Credit Suisse have just released their 84 page report on ‘fat’.
You might as well read it as an endorsement of LCHF – Low Carb and Healthy Fat. They are seriously looking at the changing nutritional profile and seeing the economics.
This report follows on from their October 2013 report on Sugar. It pretty well nailed the perils of sugar. This time they have gone over the whole ‘fat’ issue.
They acknowledge that ‘saturated fat is bad’ is a myth.
Same goes for cholesterol in our diet.
“Fat is one of the three macronutrients of any diet; protein and carbohydrates are the other two. Over the last fifty years, general nutritional wisdom has been to recommend moderate consumption of fat, lower the intake of saturated fats (butter, lard, milk, red meat, coconut oil) and cholesterol (eggs, poultry, beef)
and increase the consumption of polyunsaturated fats (soybean, sunflower, corn, cottonseed oils) and carbohydrates (pasta, bread, sugar, etc).
Fat is a complex topic and these recommendations have been an area of significant debate over the past thirty years. Some believe that these dietary recommendations—closely followed by the U.S. population—are the leading cause of the country’s high obesity levels and the fast growing number of people suffering from metabolic syndrome. Others support maintaining the current “generally accepted principles” with a limit of 10% of daily energy intake from saturated fats and no limits on monounsaturated fats (olive oil, canola oil, palm oil, nuts), polyunsaturated fats or carbohydrates.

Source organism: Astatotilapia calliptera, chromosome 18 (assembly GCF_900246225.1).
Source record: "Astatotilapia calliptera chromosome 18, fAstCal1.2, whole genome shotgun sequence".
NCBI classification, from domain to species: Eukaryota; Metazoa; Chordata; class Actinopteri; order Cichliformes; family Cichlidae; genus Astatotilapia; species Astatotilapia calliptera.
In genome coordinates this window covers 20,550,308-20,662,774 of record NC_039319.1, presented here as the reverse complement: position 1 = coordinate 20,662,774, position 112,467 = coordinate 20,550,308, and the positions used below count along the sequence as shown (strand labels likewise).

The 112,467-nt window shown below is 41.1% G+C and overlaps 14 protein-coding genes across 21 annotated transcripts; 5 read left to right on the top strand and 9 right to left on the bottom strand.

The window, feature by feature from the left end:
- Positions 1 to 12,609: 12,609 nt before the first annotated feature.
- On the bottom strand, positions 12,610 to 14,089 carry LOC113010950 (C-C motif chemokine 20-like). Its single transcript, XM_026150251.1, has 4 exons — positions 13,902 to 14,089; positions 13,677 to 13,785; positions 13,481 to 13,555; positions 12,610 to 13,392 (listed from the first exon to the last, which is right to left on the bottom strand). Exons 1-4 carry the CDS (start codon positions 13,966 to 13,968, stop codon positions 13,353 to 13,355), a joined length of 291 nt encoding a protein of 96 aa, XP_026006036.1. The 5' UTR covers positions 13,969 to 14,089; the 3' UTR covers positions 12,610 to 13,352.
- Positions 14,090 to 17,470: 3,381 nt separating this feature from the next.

Our market surveys show that most consumers’ and doctors’ perception on fat are aligned with the official nutritional recommendations. Yet, some consumers are clearly making new choices. Consumption of butter is growing globally at a rate of 2-4% a year, and in the first half of this year volume sales volume of whole milk in the U.S. grew 11%, while skim milk shrank by 14%. Egg consumption in the U.S. has grown by 2% and organic eggs consumption by 21% in the last twelve months.
We believe that we are at a turning point. Our own analysis and the most recent medical research support these new trends. Medical research has shown that eating cholesterol has basically no influence on the level of cholesterol in the blood or on potential heart diseases. Neither has the link between saturated
fat intake and cardiovascular risk ever been proven. On the other hand, a high intake of omega-6 polyunsaturated fats (vegetable oils) has not been proven as beneficial for our health and trans-fats have been shown to have negative health effects.
The higher intake of vegetable oils and the increase in carbohydrate consumption in the last 30-40 years are the two leading factors behind the high rates of obesity and metabolic syndrome in the U.S. Saturated and monounsaturated fats are not.
The conclusion of this report is simple. Natural unprocessed fats are healthy and key to the evolution of a society that focuses on developing healthy individuals, not just on treating those who are sick. Natural foods high in monounsaturated and saturated fats are one of the preferred sources of energy for our bodies to use and store. Omega-3 has strong protective properties for our
heart and brain. Welcome to the new world of fat.”
Nice to have you on board Credit Suisse. These reports are looking at the big picture and getting it right. Why can’t our governments get this right?
Credit Suisse Fat report Sept 2015
Credit Suisse Sugar report Oct 2013